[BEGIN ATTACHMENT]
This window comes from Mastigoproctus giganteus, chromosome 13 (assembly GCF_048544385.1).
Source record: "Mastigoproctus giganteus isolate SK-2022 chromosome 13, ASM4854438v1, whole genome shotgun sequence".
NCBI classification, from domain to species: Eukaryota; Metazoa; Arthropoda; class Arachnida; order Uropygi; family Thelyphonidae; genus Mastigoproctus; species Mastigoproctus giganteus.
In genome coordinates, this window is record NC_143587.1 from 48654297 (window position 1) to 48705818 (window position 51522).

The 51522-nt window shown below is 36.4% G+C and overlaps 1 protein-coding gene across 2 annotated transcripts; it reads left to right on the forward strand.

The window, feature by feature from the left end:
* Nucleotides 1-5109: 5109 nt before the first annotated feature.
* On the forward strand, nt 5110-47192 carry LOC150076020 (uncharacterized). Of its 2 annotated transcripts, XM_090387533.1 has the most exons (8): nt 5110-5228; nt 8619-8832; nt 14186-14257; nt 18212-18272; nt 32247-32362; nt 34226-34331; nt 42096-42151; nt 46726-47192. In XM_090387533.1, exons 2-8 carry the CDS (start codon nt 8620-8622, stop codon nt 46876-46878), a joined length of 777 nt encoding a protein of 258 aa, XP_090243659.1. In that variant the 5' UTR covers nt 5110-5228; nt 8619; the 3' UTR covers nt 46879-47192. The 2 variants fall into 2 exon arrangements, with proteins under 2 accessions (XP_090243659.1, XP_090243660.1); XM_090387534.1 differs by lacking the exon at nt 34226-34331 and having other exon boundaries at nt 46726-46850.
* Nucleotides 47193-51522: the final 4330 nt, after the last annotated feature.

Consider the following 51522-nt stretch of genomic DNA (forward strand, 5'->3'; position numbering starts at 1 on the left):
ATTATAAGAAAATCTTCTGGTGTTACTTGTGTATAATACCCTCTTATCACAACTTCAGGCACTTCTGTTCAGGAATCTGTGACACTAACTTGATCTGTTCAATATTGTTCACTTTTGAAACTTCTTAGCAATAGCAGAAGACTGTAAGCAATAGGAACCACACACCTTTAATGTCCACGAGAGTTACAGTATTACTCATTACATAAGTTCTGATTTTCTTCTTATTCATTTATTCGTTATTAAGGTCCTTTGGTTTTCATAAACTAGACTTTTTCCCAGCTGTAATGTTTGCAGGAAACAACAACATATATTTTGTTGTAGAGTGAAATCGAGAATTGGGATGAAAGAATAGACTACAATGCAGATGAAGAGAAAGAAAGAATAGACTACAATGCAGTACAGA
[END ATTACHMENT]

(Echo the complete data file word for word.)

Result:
This window comes from Mastigoproctus giganteus, chromosome 13 (assembly GCF_048544385.1).
Source record: "Mastigoproctus giganteus isolate SK-2022 chromosome 13, ASM4854438v1, whole genome shotgun sequence".
NCBI classification, from domain to species: Eukaryota; Metazoa; Arthropoda; class Arachnida; order Uropygi; family Thelyphonidae; genus Mastigoproctus; species Mastigoproctus giganteus.
In genome coordinates, this window is record NC_143587.1 from 48654297 (window position 1) to 48705818 (window position 51522).

The 51522-nt window shown below is 36.4% G+C and overlaps 1 protein-coding gene across 2 annotated transcripts; it reads left to right on the forward strand.

The window, feature by feature from the left end:
* Nucleotides 1-5109: 5109 nt before the first annotated feature.
* On the forward strand, nt 5110-47192 carry LOC150076020 (uncharacterized). Of its 2 annotated transcripts, XM_090387533.1 has the most exons (8): nt 5110-5228; nt 8619-8832; nt 14186-14257; nt 18212-18272; nt 32247-32362; nt 34226-34331; nt 42096-42151; nt 46726-47192. In XM_090387533.1, exons 2-8 carry the CDS (start codon nt 8620-8622, stop codon nt 46876-46878), a joined length of 777 nt encoding a protein of 258 aa, XP_090243659.1. In that variant the 5' UTR covers nt 5110-5228; nt 8619; the 3' UTR covers nt 46879-47192. The 2 variants fall into 2 exon arrangements, with proteins under 2 accessions (XP_090243659.1, XP_090243660.1); XM_090387534.1 differs by lacking the exon at nt 34226-34331 and having other exon boundaries at nt 46726-46850.
* Nucleotides 47193-51522: the final 4330 nt, after the last annotated feature.

Consider the following 51522-nt stretch of genomic DNA (forward strand, 5'->3'; position numbering starts at 1 on the left):
ATTATAAGAAAATCTTCTGGTGTTACTTGTGTATAATACCCTCTTATCACAACTTCAGGCACTTCTGTTCAGGAATCTGTGACACTAACTTGATCTGTTCAATATTGTTCACTTTTGAAACTTCTTAGCAATAGCAGAAGACTGTAAGCAATAGGAACCACACACCTTTAATGTCCACGAGAGTTACAGTATTACTCATTACATAAGTTCTGATTTTCTTCTTATTCATTTATTCGTTATTAAGGTCCTTTGGTTTTCATAAACTAGACTTTTTCCCAGCTGTAATGTTTGCAGGAAACAACAACATATATTTTGTTGTAGAGTGAAATCGAGAATTGGGATGAAAGAATAGACTACAATGCAGATGAAGAGAAAGAAAGAATAGACTACAATGCAGTACAGA